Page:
Back in January of this year, it was announced that the Juddmonte International Stakes 2020 was crowned Longines World’s Best Race of the Year. It’s a title that course and festival organisers (the Juddmonte Stakes place at the York Ebor Festival, with the 2021 event taking place this week) will accept gladly, as it raises the profile of their events. But the award is also an objective take on something that is ultimately subjective – a great horse race is always in the eye of the beholder.
But how do they arrive at this point? You don’t, for example, see awards for the best football or basketball match of the year. Well, it’s the quality of the field and how they finished that matters. And if you look back at the results from the York Ebor Festival, you’ll see that the Juddmonte Stakes had some of the best-rated horses in the world romping home. Ghaiyyath (1st), Magical (2nd), Lord North (3rd) and Kameko (4th) were the first four home, and their combined ratings added up to the highest-quality race on the planet for 2020.
Frankel has the highest all-time rating
The rating of a racehorse is an intriguing business, and one that does court controversy from time to time. The legendary Frankel, for example, has a rating of 140 – the highest possible rating for a flat racing horse. Frankel’s ranking was adjusted in 2013 after a “historical recalibration” relegated Dancing Brave to 138.
Rankings, of course, are not just there to please owners of elite racehorses; they serve a functional purpose too. For a start, a horse with a higher rating will carry a higher weight than those with lower ratings in certain types of races, particularly handicaps. A good example is the Aintree Grand National, where the handicapper will decide a tiered system of weights for each runner before the race. Not everyone is happy with that system. For instance, Tiger Roll was pulled from the 2021 Grand National because his owner, Michael O’Leary, felt the handicapper gave too much weight to the two-time winner.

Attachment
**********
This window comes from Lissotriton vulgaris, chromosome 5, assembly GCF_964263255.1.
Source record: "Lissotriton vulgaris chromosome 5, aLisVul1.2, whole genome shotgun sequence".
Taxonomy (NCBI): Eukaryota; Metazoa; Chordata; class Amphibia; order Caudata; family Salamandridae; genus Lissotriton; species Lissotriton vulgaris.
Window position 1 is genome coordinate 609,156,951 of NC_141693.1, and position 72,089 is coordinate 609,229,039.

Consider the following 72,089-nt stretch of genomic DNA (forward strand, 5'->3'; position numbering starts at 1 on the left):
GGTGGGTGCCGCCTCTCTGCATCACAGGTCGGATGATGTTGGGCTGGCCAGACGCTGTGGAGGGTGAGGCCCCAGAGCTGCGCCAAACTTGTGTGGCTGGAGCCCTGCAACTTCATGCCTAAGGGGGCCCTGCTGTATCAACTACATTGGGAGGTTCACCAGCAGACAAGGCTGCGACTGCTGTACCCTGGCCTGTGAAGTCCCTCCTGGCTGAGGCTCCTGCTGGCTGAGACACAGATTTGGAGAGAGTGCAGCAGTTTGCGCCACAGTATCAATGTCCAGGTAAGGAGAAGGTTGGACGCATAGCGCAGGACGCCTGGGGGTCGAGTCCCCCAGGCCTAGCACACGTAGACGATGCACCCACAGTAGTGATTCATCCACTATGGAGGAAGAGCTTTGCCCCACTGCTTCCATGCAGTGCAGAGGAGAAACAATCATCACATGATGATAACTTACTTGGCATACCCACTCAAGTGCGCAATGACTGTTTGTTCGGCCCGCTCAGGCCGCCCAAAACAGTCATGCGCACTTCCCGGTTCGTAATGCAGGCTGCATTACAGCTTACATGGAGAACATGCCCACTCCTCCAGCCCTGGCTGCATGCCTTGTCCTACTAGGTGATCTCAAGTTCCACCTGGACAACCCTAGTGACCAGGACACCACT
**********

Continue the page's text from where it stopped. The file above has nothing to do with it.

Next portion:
The ratings system is complicated in terms of its process, but not difficult to understand in its outcome. The higher the rating, the better the horse (in theory). Arriving at the rating takes into consideration a horse’s wins and placings, but also factors like the racecourse, level of competition, the weights carried, the going (ground), and so on.
The ‘best’ horse does not always win
Of course, bettors will use the rating system too, but perhaps not as religiously as you might think. Other factors come into play. It can vary by season, but some rough data tells us that around 20-22% of race wins are achieved by the horse with the highest rating on the race card, meaning just over one-fifth of all races are won by the horse considered the best in the field.
As we mentioned, there can be some controversy within the ratings system. Consider a trainer who has a racehorse suited to long-distance racing. That trainer could enter the horse into sprint-type races initially, then have a low rating (given lower weights, and thus an advantage) when it switches to greater distances. If you are a bettor, being able to pinpoint when this happens is a formidable weapon.
The above is a simple explanation of how and why racehorses receive ratings. It’s not always a linear process, and sometimes rankings are judged by different committees – but it’s a useful piece of information, even if it does not always tell you the winner of the race.